Diego has applied some of his ring earnings toward a real estate investment in Scipio, Utah, where he owns a parcel of land adjacent to a pioneer home. Scipio is a four-hour drive from Las Vegas and figuratively a million miles away. What does one do for fun in Scipio, pop. 288? The first thing that popped up in our internet search was to go grab a sandwich at the Burger Barn.

There’s a back story there. The pioneer home, built in 1886, was recently purchased by Diego’s fiancée Shannon Torres, a descendent of one of Scipio’s founding families. She and Diego are restoring it. Diego professes to be amazed at the craftsmanship. “When we pulled up the carpets,” he said, “the original hardwood floors were still in great condition.”

Shannon Torres has a boxing background, having fought as an amateur and having sparred with the likes of Mia St. John. She is also a nutritionist. Diego confesses to having a sweet tooth, being fond of cheesecake and anything with peanut butter. “She knows how to make those things for me so they are not as unhealthy,” he says.

Magdaleno’s first loss came in April of 2013 when he lost a split decision to Ramon Martinez in Macau. Diego thought he won the fight, but only one of the judges concurred. At stake was Martinez’s WBO 130-pound world title. His second world title opportunity came against WBO lightweight champ Terry Flanagan on Flanagan’s turf in Manchester, England. That didn’t go well.

“When I got in the ring, it felt like there was sand under my shoes,” said Diego. “My right foot was sliding underneath me. I overcompensated and that caused me trouble.” Magdaleno loaded up on his punches, a fatal mistake, and was knocked out in the second round.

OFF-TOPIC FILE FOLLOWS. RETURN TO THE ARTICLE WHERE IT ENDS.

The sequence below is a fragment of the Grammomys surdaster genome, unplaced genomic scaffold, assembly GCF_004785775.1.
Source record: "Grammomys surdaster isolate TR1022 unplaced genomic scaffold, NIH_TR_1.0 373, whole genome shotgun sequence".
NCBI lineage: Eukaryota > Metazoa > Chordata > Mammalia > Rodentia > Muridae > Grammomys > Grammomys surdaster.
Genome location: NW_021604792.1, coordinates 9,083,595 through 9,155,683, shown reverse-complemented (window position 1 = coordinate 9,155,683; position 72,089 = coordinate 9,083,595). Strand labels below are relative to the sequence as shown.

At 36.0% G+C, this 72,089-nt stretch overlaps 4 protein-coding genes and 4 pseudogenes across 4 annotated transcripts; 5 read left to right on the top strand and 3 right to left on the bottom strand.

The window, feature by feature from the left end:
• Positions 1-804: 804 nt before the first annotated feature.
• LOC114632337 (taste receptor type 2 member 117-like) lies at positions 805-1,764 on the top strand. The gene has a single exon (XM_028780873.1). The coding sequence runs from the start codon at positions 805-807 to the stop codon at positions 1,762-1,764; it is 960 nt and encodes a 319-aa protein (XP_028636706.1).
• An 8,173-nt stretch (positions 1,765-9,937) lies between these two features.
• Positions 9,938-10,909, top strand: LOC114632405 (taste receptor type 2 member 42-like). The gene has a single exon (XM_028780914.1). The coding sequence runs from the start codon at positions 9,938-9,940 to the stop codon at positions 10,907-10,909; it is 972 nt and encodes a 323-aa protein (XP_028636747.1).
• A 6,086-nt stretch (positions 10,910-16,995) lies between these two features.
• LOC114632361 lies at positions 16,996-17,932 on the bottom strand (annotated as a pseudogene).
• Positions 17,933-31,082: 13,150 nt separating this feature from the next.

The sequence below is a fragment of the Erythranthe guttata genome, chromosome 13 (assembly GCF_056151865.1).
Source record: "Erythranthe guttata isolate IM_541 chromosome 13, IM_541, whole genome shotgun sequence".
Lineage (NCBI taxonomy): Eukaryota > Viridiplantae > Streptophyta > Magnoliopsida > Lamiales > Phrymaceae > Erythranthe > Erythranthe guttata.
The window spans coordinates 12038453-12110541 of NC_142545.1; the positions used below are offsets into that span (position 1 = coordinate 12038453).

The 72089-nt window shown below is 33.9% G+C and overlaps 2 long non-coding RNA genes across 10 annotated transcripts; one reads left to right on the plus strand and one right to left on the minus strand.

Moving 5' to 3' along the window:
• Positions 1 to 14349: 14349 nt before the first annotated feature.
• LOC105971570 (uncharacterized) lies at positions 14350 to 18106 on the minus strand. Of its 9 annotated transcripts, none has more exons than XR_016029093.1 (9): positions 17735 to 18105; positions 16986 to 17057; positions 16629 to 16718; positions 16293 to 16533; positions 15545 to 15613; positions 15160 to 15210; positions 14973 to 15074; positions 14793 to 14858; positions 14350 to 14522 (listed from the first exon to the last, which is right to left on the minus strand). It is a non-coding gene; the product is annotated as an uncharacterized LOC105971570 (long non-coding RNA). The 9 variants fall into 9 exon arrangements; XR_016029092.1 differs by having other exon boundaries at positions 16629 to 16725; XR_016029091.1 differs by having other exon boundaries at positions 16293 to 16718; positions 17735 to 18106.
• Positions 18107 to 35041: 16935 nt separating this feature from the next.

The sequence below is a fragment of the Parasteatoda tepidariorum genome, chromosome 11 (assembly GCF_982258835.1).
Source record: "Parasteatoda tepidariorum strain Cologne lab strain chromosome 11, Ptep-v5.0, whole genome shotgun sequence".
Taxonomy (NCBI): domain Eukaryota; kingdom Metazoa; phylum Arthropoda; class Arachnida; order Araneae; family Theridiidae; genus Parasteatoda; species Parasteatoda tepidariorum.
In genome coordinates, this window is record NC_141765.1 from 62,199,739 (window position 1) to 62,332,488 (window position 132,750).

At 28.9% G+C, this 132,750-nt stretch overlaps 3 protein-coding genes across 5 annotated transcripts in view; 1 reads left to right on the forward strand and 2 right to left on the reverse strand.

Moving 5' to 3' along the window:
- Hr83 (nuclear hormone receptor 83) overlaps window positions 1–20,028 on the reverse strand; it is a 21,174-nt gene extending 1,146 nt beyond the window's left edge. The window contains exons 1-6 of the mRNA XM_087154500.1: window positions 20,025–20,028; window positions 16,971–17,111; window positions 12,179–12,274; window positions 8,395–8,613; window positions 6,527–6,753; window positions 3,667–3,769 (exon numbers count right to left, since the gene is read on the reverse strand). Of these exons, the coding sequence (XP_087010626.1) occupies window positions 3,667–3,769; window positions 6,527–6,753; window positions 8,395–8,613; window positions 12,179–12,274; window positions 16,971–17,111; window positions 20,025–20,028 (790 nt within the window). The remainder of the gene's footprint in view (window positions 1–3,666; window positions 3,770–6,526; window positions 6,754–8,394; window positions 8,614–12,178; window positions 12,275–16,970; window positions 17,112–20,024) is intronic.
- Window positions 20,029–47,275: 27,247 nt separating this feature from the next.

Top Rank dropped Magdaleno after that fight but would eventually bring him back to fight their rising star Teofimo Lopez. His fight with Austin Dulay was his first fight back after his loss to Lopez (TKO by 7) and his first with new trainer Bones Adams (pictured on the left) in his corner.

Mag

Isaac Cruz poses a different threat than Dulay partly because Cruz, who stands only 5’4 ½”, is a lot shorter. But Magdaleno is confident the result will be the same.

“His style is attack, attack, attack; it’s one-dimensional,” says Diego. “I have been in there and done things that this kid has never seen. I am a big step up for him.”

Unlike many prizefighters, Diego Magdaleno knows where he is heading after his career is finished; he is already a licensed real estate salesman with one listing to his credit. He’s bi-lingual despite having spent only three months living in Mexico, that as a first-grader, and his linguistic versatility will come in handy in his second career. “I know just enough Spanish to get by,” he says, but having heard him speak in his parents’ native tongue we can attest that he’s being much too modest.

For the time being, however, Diego isn’t looking past Saturday night. Magdaleno vs. Cruz is expected to go first on the four-fight PPV portion of the card which kicks off at 9:00 p.m. ET/6:00 p.m. PT.

Magdaleno/Dulay photo credit: Stephanie Trapp